The Southwestern Historical Quarterly, Volume 106, July 2002 - April, 2003 Page: 154
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Southwestern Historical Quarterly
perhaps the most engaging and thoughtful discussion and critiques of key works
by "institutional historians" Mario Garcia, Juan G6mez Quifiones, David
Montejano, and Carlos Mufioz, all considered standards in twentieth-century
Tejano/Chicano history (p.14). Mendoza's work is informed by post-Chicano
movement, feminist analysis.
Mendoza posits literature as history and history as literature, blurring the lines
of traditional disciplinary categories. He notes, "The principal objective of this
study is to examine the different understanding of history produced by literary
narratives when they are read against historical narratives" (p.19). He also inves-
tigates how Chicano social scientists (i.e. those mentioned above) involved in
the Chicano movement have written about the political history of Chicanos.
Since Chicano literary writers have also written about "historical, cultural, and
social relations," he seeks to assess the various discourses in twentieth-century
Chicano literature vis-a-vis power relations. He argues against the idea that histo-
ry is fact and literature is imaginary and "moves from historical representations
of periods that are structured around specific notions of ideology, identity, and
political power to fictional representations of individual lives that often subvert
fixed notions of identity and power" (p. 28).
Mendoza addresses one version of periodization/paradigm in Chicano histo-
ry. These include the "Creation Generation" (1848-1900); Migrant Generation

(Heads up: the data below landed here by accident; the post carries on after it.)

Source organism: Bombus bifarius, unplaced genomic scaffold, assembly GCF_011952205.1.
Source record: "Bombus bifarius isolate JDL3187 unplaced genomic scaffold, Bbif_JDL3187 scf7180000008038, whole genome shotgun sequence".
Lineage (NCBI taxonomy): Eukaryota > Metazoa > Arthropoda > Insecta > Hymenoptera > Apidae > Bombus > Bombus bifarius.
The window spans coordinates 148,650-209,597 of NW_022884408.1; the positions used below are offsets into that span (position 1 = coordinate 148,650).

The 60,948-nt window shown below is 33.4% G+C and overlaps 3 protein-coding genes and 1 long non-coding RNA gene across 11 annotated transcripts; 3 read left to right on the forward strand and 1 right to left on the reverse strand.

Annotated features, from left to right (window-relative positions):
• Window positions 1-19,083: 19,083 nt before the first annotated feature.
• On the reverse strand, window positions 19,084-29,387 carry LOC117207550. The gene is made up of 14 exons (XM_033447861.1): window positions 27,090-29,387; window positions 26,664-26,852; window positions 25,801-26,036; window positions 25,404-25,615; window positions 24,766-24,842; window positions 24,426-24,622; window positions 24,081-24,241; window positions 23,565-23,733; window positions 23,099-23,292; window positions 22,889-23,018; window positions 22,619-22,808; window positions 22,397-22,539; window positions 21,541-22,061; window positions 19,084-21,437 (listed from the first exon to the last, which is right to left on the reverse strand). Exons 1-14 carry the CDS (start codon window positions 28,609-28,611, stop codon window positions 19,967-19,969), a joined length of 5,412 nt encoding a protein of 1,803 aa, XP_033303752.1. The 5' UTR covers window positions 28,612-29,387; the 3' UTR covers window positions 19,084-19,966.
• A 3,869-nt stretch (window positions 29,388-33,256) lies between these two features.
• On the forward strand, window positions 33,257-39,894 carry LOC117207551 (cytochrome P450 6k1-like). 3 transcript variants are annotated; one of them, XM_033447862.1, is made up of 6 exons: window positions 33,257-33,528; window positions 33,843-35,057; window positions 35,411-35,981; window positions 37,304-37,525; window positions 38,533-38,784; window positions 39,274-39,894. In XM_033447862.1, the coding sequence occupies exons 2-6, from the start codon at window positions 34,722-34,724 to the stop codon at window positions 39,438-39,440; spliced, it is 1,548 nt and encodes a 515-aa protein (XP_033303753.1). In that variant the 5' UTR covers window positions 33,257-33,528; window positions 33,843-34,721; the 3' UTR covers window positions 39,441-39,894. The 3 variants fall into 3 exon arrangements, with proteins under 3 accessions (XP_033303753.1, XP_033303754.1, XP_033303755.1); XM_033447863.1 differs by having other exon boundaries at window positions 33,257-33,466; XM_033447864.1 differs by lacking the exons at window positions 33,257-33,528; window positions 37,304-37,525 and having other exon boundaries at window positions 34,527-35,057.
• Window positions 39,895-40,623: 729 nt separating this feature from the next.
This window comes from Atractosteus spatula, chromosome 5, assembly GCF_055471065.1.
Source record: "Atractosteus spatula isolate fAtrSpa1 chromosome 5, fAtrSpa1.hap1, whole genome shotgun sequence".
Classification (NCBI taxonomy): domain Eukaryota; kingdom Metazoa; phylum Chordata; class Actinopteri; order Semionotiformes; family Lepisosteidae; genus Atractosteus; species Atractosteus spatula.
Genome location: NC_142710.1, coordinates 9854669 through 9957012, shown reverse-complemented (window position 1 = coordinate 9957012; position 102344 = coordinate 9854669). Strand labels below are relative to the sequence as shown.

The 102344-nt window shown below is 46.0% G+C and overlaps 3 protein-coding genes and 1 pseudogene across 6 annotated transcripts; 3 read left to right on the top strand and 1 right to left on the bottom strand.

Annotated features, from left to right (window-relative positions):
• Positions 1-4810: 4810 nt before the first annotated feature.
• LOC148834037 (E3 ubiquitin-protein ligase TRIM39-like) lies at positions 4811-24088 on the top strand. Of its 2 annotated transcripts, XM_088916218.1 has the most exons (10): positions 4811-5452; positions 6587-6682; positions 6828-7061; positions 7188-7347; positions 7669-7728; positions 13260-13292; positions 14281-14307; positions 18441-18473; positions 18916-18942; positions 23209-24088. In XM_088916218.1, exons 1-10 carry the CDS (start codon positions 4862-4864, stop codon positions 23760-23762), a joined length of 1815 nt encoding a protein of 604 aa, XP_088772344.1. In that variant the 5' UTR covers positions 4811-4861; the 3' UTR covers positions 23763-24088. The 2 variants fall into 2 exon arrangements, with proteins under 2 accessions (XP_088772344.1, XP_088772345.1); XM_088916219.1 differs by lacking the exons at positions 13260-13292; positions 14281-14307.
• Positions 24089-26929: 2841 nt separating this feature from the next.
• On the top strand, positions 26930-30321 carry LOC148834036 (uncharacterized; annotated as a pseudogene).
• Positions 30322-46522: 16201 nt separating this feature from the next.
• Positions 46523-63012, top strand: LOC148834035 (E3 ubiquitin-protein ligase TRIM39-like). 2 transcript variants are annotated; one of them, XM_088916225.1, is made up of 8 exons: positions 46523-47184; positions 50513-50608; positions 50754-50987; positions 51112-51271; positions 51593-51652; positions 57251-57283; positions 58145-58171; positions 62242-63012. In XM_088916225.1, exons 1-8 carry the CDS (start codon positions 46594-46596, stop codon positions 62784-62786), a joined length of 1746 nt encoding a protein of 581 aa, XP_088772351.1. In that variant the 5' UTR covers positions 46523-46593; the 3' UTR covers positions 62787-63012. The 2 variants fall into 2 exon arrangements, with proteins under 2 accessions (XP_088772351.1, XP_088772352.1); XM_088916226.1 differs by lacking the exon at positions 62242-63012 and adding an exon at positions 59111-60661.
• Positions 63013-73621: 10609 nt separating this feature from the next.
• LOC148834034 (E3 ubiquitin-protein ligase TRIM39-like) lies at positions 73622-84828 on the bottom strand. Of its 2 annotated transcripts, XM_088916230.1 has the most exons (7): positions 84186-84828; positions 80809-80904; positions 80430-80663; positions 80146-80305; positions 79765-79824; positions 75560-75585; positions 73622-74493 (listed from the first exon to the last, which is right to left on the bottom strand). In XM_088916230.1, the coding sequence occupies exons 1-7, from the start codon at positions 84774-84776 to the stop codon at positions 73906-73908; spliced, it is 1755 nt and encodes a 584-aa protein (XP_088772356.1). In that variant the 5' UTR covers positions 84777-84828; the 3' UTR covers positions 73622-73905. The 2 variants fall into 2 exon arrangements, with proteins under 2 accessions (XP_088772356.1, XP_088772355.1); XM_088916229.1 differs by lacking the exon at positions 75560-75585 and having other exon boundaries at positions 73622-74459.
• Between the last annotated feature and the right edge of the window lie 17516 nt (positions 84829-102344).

(1900-1930); the Mexican American Generation (1930-1960); and the
Chicano Generation (1960-75) (p. 23) Unfortunately, as a specialist in litera-
ture, Mendoza is not fully versed in the broad range of how different
Chicano/Spanish Borderland historians conceptualize periodization in Chicano
history or Chicana history. Still, one of his major contributions is his writing
against the application of an outdated generational model, which was influ-
enced by Chicano movement nationalism. His is the first truly critical analysis of
the generational model, a model we have seen in some works by historians
Arnoldo DeLe6n, Francisco Rosales, and younger historian George Sainchez.
The literary works he analyzes includes writers Jovita Gonzalez, Americo
Paredes, Tomas Rivera, Alejandro Morales, Sara Estela Ramirez, Oscar Zeta
Acosta, Cherrie Moraga, Guillermo G6mez-Pefia, Rub6n Martinez, and Teresa
Acosta, most of whom are/were from Texas. Mendoza makes extensive use of
the works of Teresa Acosta, a "poet who disagrees with a monolithic construc-
tion of history produced by both mainstream and Chicano historians" and
used here as an author writing against the male-stream (p. 14). Texas histori-
ans know of her work as a historian and author of a forthcoming book on
Tejana history. Mendoza is the first Chicano studies specialist to study Acosta
in a book-length work.
Mendoza chose to use some of the major texts written by men which he
argues have been privileged sites of power. He mentions the recent work by
Emma Perez, another major deconstructive work of Chicano history, but does
not engage her work, probably because his own project was almost published.
Likewise, there is little discussion of Chicana historians and Chicana history par-
adigms. The work of Vicki Ruiz is noticeably absent here; Chicana history and
historiography await analysis, including questions raised by sexuality and region.
Mendoza succeeds in identifying the limitations of a generational paradigm
and shows that generational histories can be "totalizing narratives" since "they
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Texas State Historical Association. The Southwestern Historical Quarterly, Volume 106, July 2002 - April, 2003, periodical, 2003; Austin, Texas. (texashistory.unt.edu/ark:/67531/metapth101223/m1/182/: accessed June 24, 2017), University of North Texas Libraries, The Portal to Texas History, texashistory.unt.edu; crediting Texas State Historical Association.